Mastercard talks smart chip technology in Papua New Guinea


Mastercard is working with its banking partners to introduce smart card chip technology and contactless payments to Papua New Guinea. Craig Kirkland, Director of Pacific Islands for Mastercard, talks to Business Advantage PNG about the technology and why PNG is an important market for the company.

Mastercard’s Craig Kirkland.

Kirkland believes the chip technology will deliver a payments ecosystem that is ‘world class’, minimising the risk that the older magnetic stripe technology presents. Bank South Pacific is offering chip-enabled cards to its MasterCard customers. ANZ is offering an ANZ Visa debit card.

‘The new technology is referred to as EMV, and it has been extremely successfully globally in driving down card counterfeiting, in particular,’ Kirkland tells Business Advantage PNG. He says Mastercard co-created the EMV (chip) technology (the acronym stands for Europay Mastercard Visa) which has enabled contactless payments, or ‘touch and go’.

‘The introduction of touch and go is an exciting development for PNG.

‘It will give cardholders the convenience of simply tapping their cards for transactions under K50 at merchants that offer contactless as a safe and convenient way to pay.’

For transactions greater than K50 customers would tap their card and input their PIN.

As well as working for domestic, everyday purchases, the new technology will also benefit PNG cardholders when they are travelling overseas, providing access to purchases wherever contactless payments are accepted.

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Similarly, the adoption of contactless payments will benefit tourists coming into PNG.

‘These advancements are world class.’

‘Visitors coming to PNG will be able to transact just like they do at home with a contactless card, mobile phone or other wearable device. This is especially attractive for those travelling from Australia, where over 80 per cent of all transactions are contactless.’

High standard

Kirkland says the EMV chip technology that Mastercard is helping BSP introduce will raise PNG acceptance to the same level of quality and security as world-leading markets like Australia and New Zealand.

‘These advancements are world class. They bring the latest technology to PNG, delivering exceptional advancements from a risk, safety and security perspective, but also in terms of making these benefits more convenient and accessible to cardholders.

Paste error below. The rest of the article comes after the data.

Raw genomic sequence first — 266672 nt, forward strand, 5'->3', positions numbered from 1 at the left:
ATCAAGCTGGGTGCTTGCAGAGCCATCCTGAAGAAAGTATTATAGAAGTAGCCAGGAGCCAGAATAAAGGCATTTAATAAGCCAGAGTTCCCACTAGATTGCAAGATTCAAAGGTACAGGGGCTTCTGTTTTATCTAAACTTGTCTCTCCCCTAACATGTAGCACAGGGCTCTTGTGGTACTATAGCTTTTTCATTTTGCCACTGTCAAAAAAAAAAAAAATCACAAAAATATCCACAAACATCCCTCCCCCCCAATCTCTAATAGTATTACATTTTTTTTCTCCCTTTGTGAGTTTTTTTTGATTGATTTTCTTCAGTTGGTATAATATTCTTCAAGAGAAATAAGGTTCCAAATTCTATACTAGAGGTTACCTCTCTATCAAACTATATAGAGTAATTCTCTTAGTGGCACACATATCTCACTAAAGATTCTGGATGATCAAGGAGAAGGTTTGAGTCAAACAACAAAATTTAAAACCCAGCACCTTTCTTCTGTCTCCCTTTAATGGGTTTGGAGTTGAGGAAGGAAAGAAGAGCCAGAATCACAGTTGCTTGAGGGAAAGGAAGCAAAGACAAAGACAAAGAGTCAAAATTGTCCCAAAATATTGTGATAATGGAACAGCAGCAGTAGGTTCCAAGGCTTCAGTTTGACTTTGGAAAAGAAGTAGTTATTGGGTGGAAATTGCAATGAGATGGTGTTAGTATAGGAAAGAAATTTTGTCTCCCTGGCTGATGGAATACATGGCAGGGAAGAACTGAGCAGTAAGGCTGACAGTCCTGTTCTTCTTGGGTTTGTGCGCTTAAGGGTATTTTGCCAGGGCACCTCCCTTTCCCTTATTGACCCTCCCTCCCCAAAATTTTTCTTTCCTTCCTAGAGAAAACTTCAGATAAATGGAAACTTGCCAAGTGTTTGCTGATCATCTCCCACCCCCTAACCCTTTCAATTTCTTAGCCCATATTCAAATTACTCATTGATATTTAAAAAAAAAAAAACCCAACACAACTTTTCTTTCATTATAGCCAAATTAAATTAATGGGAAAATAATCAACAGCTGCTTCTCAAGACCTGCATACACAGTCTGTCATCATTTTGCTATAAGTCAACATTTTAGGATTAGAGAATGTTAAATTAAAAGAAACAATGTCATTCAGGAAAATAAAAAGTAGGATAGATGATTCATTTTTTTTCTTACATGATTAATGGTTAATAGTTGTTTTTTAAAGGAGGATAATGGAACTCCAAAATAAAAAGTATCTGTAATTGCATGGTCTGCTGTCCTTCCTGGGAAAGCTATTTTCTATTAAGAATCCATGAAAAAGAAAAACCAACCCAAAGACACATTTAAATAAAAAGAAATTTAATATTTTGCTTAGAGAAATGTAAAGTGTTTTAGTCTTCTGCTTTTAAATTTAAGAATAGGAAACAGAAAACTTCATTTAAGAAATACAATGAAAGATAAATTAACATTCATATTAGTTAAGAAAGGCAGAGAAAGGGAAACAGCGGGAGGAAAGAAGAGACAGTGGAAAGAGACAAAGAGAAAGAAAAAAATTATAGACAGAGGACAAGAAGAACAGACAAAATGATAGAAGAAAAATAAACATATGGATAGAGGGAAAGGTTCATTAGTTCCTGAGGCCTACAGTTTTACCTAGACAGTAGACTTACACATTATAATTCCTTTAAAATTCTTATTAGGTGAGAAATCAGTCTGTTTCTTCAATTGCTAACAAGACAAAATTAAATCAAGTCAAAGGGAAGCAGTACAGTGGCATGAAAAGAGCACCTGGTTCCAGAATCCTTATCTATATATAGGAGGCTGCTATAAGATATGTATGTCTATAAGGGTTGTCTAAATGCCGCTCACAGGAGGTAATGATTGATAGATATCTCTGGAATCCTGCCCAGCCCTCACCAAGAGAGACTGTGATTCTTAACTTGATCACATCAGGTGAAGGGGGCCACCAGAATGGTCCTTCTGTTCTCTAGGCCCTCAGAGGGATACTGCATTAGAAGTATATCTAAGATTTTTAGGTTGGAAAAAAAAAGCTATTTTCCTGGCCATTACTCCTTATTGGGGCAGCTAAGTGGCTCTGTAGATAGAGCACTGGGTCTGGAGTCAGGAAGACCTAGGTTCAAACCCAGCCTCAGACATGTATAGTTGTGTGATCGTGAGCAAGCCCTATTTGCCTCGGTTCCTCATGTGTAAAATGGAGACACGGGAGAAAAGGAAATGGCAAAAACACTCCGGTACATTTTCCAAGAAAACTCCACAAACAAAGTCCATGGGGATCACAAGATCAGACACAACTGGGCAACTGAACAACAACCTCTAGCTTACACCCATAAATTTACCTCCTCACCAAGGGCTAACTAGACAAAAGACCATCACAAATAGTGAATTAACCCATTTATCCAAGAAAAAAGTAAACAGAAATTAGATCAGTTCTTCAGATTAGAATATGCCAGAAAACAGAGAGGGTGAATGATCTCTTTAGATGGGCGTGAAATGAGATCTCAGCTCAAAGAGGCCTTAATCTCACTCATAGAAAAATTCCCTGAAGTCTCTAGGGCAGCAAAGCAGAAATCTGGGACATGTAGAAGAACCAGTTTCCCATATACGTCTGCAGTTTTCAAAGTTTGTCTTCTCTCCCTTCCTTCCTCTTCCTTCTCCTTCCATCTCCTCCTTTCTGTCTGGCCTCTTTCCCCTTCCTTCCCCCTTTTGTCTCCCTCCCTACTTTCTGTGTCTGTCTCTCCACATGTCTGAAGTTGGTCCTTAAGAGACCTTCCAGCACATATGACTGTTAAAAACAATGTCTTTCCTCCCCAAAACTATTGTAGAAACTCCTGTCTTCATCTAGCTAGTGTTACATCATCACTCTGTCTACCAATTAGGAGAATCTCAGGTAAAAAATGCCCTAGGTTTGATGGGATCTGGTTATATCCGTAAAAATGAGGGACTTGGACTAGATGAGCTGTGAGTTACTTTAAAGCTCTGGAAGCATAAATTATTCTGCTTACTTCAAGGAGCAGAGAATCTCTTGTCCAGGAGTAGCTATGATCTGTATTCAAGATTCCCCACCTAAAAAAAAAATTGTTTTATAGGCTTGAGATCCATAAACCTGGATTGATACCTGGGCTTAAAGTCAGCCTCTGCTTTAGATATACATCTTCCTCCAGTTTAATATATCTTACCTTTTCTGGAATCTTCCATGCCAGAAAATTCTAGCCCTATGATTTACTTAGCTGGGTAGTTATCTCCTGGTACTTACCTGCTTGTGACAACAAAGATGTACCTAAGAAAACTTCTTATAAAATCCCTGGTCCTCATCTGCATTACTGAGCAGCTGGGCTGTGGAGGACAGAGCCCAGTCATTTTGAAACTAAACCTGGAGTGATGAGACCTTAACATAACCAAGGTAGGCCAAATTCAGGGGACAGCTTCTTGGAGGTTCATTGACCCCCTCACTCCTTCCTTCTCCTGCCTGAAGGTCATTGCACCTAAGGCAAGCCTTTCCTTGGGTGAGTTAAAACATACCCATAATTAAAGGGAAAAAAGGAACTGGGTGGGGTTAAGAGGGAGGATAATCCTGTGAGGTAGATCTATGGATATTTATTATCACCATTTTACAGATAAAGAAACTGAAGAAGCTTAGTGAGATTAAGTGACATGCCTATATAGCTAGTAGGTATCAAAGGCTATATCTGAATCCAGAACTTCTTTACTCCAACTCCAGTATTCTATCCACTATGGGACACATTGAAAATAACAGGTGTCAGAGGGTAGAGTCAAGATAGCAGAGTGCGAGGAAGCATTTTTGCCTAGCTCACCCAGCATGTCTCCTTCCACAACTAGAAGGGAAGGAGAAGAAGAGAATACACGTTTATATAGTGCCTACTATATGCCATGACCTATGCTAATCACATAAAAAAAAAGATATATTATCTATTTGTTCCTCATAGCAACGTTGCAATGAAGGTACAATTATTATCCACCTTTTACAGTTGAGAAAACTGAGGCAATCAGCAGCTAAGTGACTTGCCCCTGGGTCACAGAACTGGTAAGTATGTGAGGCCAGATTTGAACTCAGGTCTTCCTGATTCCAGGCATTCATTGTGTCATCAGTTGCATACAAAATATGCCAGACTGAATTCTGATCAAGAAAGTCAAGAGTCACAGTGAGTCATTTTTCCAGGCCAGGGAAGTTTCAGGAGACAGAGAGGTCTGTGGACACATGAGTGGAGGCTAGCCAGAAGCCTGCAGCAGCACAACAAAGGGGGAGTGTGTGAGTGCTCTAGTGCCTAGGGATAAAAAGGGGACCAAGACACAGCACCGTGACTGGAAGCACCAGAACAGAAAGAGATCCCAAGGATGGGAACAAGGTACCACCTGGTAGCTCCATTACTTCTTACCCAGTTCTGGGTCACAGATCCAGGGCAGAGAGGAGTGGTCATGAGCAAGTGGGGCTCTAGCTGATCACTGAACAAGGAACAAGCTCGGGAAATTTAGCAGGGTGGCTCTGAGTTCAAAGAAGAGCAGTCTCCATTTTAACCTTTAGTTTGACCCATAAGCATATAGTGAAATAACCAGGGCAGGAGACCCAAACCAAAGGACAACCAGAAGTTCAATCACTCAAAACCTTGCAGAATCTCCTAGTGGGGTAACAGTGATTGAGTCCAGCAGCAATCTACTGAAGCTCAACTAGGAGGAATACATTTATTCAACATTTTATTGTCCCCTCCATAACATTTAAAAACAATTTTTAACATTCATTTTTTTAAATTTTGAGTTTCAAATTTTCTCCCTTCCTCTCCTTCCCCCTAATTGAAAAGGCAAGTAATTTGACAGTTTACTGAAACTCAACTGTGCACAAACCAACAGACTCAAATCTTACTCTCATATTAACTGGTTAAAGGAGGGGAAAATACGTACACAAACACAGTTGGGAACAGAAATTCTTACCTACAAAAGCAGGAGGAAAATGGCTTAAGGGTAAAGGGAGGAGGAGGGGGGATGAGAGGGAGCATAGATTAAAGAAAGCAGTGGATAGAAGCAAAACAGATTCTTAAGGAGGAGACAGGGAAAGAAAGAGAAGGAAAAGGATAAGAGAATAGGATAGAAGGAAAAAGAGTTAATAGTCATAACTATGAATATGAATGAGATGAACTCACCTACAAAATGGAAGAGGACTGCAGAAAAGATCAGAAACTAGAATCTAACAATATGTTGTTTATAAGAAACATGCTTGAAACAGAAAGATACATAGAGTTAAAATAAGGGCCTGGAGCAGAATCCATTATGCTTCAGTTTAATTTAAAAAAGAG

‘The strategy has more than just a commercial dimension.’

Kirkland says users will be able to take their smartphone’s mobile wallet (such as Apple Pay and Samsung Pay) ‘to Port Moresby and transact with that phone, if my bank gives me that capability.’ He says PNG ‘will very quickly be operating at the same high standards as other international markets.’

Financial inclusion

Kirkland says the strategy has more than just a commercial dimension. ‘We have a very strong financial inclusion ethos at Mastercard, by which I mean we focus [on] helping [to] drive inclusive growth by extending access to electronic payment systems to remote communities and economies, so they can equally benefit from the technology.’

Kirkland points to the Mastercard Centre for Inclusive Growth as an example of the organisation’s philanthropic efforts.

‘We’re increasingly seeing local banks, or the people’s banks as they’re often referred to as, push to be part of the global payments system.’

An independent subsidiary, the Centre’s aim is to combine its data and expertise in a way that empowers community leaders and innovators around the world to help deliver equitable and sustainable economic growth.


Kirkland says in many islands across the Pacific, including PNG, ‘we’re increasingly seeing local banks—or the people’s banks as they’re often referred to—push to be part of the global payments system so they can offer their customers the type of capability and service Mastercard delivers.

‘An example of this is the Bank of Cook Islands, with which we worked closely to deliver a debit product that enabled locals to easily, conveniently and safely shop online.

‘Mastercard is increasingly engaging with telcos.’

‘In doing so, we opened up the door to provide access to new options of purchasing goods and services.’

Kirkland says Mastercard is increasingly ‘engaging with telcos’ in order to develop new products.

The first stage, he says, is to help the telcos ‘become a financial entrant’. The next stage is to ‘provide a digital version of a card’.


Futurist Mark Pesce argues that in PNG telecommunications companies could enter into the banking sector as mobile phone technology takes hold. Digicel Financial Services was the Bank of PNG’s first licensee to collect and transfer money via mobile phones, but MiBank has been operating in this space since 2011, with its MiCash mobile wallet, and BSP’s Wantok Moni and ANZ’s Go Money also enable transfer of money between mobile phones.

Kirkland agrees and highlights the need to deliver new payment flows—but with a realistic appreciation of the limitations presented by the technology available to consumers.

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